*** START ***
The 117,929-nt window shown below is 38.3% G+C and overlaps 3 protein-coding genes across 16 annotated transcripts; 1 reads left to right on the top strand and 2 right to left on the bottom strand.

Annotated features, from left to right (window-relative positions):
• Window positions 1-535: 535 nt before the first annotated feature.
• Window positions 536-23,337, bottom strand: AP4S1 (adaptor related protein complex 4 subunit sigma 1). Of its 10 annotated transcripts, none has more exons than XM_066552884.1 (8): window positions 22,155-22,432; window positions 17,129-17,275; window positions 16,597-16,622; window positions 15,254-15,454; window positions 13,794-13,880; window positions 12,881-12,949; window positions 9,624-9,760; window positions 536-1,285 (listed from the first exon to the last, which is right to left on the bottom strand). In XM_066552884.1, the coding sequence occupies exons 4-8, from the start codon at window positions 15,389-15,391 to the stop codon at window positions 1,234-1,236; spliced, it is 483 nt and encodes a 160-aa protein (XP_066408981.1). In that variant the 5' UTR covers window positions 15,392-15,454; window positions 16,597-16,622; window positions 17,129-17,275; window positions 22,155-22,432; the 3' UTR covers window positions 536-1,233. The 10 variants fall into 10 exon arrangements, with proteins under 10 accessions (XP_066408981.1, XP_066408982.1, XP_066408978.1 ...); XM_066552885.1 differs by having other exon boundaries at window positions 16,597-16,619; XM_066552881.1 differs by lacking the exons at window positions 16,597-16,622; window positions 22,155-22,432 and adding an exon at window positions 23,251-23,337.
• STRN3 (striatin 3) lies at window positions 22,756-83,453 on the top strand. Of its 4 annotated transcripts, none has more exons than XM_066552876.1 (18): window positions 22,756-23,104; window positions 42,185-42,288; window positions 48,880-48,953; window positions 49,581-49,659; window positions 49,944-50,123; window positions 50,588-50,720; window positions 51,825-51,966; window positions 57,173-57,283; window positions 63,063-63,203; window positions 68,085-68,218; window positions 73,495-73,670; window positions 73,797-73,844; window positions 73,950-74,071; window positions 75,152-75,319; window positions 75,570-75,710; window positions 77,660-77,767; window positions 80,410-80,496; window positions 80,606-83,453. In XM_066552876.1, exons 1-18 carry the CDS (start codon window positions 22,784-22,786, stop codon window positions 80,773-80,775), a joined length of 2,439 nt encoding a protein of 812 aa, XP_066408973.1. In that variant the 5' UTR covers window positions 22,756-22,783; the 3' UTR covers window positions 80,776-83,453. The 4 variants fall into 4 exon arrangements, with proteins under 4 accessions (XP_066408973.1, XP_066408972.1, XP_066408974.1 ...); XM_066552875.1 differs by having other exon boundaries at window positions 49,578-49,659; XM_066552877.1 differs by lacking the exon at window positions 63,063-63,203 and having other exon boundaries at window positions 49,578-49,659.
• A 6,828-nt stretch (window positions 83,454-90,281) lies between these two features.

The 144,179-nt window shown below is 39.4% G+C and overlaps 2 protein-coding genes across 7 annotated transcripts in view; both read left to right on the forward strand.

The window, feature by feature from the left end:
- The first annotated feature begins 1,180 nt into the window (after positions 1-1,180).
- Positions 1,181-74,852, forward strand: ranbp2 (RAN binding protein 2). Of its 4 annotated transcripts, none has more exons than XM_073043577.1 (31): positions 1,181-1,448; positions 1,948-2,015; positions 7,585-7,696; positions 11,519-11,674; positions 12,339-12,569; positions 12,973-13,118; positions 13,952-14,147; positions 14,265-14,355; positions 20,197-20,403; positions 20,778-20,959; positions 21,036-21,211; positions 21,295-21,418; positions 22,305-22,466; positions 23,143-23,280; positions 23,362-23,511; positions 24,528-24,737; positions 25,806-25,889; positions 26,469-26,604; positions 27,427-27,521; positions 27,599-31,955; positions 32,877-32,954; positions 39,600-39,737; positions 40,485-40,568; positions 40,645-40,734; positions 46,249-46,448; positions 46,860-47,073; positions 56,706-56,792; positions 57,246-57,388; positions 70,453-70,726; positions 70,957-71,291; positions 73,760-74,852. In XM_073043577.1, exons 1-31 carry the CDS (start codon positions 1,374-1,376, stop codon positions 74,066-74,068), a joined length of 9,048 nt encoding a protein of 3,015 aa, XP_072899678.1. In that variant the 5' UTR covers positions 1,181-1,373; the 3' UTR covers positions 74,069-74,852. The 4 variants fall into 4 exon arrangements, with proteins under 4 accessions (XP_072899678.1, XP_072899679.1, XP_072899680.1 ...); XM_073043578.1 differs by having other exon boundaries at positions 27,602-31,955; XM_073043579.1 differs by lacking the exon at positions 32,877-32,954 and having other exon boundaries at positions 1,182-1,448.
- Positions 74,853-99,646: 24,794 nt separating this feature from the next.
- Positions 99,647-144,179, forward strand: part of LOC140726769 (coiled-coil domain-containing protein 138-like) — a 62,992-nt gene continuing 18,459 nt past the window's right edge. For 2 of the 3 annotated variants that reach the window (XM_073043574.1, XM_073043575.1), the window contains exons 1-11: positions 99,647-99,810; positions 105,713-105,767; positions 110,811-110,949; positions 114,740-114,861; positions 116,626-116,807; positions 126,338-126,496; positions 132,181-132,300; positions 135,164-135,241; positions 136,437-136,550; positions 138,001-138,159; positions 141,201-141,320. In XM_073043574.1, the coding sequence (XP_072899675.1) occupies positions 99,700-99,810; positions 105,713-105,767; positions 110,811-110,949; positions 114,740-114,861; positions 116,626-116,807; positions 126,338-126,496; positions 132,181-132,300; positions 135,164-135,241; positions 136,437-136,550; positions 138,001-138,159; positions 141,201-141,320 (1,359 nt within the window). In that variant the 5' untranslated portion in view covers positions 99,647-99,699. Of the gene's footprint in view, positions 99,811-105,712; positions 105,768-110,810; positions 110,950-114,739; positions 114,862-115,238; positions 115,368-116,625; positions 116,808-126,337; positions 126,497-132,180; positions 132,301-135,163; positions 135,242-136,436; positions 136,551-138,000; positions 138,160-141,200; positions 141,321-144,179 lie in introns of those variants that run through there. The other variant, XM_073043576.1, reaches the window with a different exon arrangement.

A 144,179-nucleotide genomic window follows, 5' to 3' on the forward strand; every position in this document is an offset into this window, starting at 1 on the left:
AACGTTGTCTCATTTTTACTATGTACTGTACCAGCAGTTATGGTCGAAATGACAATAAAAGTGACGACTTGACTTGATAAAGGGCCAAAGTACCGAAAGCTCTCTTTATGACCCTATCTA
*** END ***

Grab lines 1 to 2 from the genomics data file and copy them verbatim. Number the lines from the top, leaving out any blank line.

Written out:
The 117,929-nt window shown below is 38.3% G+C and overlaps 3 protein-coding genes across 16 annotated transcripts; 1 reads left to right on the top strand and 2 right to left on the bottom strand.

Annotated features, from left to right (window-relative positions):